KOHN, EUGENE


KOHN, EUGENE (1887–1977), U.S. Reconstructionist rabbi and editor. Kohn, who was born in Newark, New Jersey, earned his B.A. from New York University (1907) and was ordained by the Jewish Theological Seminary in 1912. He occupied pulpits, perhaps not quite successfully, in Baltimore, Maryland (1912–18); Perth Amboy, New Jersey (1921–23); Milwaukee, Wisconsin (1923–26); Youngstown, Ohio (1926–29); Bayonne, New Jersey (1929–34); and St. Albans, New York (1936–39); and served on the staff of Young Judea. Associated with the Reconstructionist movement from its inception, he played an important role in its development as the first managing editor of its magazine Reconstructionist from 1938 until his retirement in 1963. During the 1930s and 1940s, The Resonstructionist attracted some of the leading religious thinkers of the era; it was provocative, stimulating, and quite controversial. Kohn also edited the Reconstructionist Press, as resident administrator and ideologist. He edited Shir Ḥadash (1939), a book of readings and prayers; The New Haggadah (1941); The Reconstructionist Prayer Book (1948; with M.M. Kaplan and I. Eisenstein); Faith of America (1951), a book of readings for the celebration of American holidays (with M. M. Kaplan and Paul Williams); American JewryThe Tercentennary and After (1955); and co-edited Mordecai M. Kaplan: An Evaluation (1952). Kohn wrote: A Manual for Teaching Biblical History (1917); The Future of Judaism in America (1934); Religion and Humanity (1953); and Good to be a Jew (1959). He also wrote The Future of Judaism in America (1934) and Religious Humanism (1953), which was a staunch defense of Reconstructionism.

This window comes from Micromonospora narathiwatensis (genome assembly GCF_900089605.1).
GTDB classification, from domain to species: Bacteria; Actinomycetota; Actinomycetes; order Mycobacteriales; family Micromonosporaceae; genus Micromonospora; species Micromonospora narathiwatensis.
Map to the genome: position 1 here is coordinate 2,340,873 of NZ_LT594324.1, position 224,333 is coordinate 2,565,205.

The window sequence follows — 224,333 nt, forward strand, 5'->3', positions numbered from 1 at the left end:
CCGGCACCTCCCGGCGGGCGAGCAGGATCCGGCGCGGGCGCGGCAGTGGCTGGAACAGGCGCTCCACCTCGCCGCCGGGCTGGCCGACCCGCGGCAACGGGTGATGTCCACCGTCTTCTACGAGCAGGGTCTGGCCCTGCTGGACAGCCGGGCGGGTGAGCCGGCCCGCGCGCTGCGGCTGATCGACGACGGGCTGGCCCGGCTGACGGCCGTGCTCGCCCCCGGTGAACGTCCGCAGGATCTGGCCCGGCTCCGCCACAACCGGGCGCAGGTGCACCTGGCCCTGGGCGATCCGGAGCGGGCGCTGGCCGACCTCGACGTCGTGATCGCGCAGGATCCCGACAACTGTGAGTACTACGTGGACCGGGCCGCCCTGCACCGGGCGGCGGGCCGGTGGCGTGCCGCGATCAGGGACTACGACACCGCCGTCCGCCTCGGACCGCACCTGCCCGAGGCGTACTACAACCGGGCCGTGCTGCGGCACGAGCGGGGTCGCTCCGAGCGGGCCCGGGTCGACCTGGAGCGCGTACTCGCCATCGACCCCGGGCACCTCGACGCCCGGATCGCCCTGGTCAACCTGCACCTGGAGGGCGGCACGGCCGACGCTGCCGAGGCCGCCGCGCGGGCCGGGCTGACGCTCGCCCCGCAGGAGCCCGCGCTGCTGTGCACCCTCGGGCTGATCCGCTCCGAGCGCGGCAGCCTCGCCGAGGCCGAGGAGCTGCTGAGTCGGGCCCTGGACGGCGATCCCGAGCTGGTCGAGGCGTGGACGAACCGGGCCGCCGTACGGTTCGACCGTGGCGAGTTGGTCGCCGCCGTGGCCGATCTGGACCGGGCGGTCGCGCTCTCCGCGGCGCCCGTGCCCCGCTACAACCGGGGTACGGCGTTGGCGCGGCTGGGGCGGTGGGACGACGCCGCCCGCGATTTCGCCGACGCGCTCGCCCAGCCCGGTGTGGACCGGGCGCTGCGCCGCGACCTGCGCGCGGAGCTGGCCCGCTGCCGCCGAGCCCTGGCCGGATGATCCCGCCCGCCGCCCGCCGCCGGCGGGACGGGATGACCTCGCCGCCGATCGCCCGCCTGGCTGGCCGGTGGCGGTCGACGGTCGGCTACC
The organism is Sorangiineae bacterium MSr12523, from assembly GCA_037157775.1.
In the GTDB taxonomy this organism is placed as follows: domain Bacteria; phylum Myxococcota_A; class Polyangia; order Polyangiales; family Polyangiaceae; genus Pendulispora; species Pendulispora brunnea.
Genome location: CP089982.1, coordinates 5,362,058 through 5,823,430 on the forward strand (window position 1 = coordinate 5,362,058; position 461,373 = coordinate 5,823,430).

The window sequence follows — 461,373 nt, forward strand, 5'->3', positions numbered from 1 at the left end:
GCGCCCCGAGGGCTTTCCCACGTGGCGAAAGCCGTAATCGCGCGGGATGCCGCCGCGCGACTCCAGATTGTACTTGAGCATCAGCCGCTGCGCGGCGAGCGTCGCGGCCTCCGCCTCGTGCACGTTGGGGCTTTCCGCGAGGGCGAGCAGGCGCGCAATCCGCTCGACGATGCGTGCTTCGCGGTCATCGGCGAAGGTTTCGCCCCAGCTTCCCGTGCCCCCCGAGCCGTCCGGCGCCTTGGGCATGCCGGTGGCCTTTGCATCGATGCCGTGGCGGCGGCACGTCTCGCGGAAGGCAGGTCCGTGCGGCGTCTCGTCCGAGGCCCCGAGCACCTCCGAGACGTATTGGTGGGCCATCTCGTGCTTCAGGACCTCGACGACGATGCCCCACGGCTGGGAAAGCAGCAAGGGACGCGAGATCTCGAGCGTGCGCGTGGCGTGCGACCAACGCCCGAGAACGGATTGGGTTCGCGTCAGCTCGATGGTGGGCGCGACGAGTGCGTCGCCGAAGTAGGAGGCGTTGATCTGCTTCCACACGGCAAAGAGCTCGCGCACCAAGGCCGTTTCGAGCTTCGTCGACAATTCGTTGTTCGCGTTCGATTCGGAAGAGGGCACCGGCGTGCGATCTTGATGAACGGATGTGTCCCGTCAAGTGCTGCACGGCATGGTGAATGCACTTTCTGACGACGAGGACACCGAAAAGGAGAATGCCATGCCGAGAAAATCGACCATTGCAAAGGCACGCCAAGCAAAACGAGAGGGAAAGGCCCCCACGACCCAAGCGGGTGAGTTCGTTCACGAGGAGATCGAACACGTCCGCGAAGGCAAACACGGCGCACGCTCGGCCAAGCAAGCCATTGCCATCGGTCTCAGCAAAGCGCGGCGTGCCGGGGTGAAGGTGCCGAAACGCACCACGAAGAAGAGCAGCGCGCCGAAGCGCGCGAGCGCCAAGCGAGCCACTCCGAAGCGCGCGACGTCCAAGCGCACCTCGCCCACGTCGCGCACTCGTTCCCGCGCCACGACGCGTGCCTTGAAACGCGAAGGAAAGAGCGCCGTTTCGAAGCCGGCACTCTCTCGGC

[Jack Reimer /

Michael Berenbaum (2nd ed.)]


Source: Encyclopaedia Judaica. © 2008 The Gale Group. All Rights Reserved.